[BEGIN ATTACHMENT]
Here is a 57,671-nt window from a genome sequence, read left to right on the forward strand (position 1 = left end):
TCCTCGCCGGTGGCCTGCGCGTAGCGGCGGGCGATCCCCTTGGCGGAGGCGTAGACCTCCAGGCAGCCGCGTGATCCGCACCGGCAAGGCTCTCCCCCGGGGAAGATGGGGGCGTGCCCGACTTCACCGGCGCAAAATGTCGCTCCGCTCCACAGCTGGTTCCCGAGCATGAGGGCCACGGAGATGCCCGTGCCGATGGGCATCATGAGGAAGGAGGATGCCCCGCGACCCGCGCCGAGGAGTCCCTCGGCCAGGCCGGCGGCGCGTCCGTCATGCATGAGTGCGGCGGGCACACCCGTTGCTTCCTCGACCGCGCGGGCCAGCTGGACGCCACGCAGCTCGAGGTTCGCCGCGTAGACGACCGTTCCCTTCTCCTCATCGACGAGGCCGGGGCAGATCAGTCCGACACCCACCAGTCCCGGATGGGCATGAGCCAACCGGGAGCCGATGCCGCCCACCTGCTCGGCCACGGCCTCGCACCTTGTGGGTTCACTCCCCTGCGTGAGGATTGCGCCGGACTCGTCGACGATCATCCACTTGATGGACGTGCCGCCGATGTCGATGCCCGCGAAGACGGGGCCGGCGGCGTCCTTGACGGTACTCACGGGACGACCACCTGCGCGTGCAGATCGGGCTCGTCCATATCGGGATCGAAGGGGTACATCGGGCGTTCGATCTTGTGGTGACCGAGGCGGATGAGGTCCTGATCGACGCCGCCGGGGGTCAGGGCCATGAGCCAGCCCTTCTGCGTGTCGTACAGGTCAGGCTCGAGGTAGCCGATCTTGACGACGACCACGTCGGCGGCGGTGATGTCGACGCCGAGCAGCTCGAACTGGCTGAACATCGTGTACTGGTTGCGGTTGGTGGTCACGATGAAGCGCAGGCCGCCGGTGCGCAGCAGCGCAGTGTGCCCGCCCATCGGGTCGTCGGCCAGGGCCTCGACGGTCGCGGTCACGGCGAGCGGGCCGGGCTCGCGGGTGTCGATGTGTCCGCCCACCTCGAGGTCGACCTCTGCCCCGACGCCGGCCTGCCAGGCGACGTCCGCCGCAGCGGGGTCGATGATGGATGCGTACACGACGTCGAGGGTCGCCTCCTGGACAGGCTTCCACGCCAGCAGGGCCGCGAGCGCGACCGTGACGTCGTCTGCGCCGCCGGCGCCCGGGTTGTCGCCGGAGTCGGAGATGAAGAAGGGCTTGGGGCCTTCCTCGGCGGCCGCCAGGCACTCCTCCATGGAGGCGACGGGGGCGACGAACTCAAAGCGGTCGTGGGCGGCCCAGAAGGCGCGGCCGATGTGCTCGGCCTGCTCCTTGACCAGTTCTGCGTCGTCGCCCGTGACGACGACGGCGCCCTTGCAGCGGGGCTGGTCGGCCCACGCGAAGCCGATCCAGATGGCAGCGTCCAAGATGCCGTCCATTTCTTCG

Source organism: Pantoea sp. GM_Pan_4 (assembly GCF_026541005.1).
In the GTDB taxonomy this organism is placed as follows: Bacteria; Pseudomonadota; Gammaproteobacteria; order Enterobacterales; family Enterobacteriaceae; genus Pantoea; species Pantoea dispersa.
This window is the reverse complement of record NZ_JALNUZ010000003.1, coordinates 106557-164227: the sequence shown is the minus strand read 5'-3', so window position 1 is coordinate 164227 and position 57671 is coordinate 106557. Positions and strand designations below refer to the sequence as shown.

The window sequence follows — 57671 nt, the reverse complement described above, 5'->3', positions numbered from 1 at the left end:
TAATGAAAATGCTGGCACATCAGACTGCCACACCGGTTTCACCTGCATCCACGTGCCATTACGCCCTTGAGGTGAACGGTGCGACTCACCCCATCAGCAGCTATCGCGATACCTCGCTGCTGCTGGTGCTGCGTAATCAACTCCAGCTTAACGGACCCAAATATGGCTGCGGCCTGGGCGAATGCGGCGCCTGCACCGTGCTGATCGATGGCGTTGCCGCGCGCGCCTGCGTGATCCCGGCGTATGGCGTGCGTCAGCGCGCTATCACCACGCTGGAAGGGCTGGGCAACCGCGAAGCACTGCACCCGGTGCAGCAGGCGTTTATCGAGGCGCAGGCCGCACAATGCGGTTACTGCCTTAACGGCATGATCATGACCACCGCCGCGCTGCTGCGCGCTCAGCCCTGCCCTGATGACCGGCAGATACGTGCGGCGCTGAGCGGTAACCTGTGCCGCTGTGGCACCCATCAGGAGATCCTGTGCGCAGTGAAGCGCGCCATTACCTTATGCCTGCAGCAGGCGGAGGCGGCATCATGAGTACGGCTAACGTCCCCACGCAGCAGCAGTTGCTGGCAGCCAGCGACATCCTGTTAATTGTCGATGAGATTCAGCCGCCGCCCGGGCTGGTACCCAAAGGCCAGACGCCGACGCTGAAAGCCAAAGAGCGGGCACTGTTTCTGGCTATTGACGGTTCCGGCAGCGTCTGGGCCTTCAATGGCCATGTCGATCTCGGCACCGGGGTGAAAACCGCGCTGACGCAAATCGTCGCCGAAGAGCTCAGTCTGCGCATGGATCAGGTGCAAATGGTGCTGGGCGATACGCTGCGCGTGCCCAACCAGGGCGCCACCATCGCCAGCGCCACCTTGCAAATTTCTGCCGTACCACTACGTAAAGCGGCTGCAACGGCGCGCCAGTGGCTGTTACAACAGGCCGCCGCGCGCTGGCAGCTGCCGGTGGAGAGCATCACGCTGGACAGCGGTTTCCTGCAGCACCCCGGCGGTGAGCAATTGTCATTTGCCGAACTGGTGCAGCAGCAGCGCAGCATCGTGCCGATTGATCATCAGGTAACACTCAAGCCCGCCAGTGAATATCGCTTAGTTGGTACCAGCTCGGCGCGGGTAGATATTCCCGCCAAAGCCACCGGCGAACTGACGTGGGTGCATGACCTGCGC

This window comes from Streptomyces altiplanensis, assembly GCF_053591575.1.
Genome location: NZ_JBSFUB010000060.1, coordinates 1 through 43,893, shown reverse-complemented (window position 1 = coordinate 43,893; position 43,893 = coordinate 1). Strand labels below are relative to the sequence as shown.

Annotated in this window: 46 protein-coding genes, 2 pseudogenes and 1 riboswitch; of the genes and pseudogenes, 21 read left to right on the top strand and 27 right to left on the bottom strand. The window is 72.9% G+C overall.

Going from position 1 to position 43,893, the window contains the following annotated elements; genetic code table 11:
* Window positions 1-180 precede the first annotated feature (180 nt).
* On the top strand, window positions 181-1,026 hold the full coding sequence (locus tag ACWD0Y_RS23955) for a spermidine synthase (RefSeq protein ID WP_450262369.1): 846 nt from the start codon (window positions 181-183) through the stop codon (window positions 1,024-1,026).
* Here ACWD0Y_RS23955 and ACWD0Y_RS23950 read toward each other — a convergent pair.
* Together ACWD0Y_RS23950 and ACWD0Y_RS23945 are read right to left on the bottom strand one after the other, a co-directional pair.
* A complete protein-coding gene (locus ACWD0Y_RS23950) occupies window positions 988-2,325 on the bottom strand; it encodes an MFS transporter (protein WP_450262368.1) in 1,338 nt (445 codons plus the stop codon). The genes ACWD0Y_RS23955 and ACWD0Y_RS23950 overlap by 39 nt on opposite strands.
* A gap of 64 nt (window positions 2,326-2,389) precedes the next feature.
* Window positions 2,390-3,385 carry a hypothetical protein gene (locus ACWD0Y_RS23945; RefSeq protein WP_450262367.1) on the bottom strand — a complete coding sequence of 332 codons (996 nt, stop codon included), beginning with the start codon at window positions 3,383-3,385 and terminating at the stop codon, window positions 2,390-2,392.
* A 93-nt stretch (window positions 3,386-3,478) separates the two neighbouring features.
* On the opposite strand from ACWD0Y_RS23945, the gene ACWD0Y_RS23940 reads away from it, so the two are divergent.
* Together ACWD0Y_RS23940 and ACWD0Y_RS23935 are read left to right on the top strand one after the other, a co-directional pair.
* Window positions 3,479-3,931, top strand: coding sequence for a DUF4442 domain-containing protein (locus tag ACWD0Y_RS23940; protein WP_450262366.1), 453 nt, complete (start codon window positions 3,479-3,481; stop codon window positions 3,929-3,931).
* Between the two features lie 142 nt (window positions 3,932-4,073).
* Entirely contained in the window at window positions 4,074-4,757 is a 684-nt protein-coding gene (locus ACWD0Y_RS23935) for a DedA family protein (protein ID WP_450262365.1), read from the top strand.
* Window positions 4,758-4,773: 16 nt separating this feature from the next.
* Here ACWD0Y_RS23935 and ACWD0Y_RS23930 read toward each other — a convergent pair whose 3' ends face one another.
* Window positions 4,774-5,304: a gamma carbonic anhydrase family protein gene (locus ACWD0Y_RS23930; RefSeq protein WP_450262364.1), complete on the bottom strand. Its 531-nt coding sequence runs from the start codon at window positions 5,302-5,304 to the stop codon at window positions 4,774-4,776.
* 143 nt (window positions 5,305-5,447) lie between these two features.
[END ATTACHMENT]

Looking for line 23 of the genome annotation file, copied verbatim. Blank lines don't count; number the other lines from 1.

* Between the two features lie 142 nt (window positions 3,932-4,073).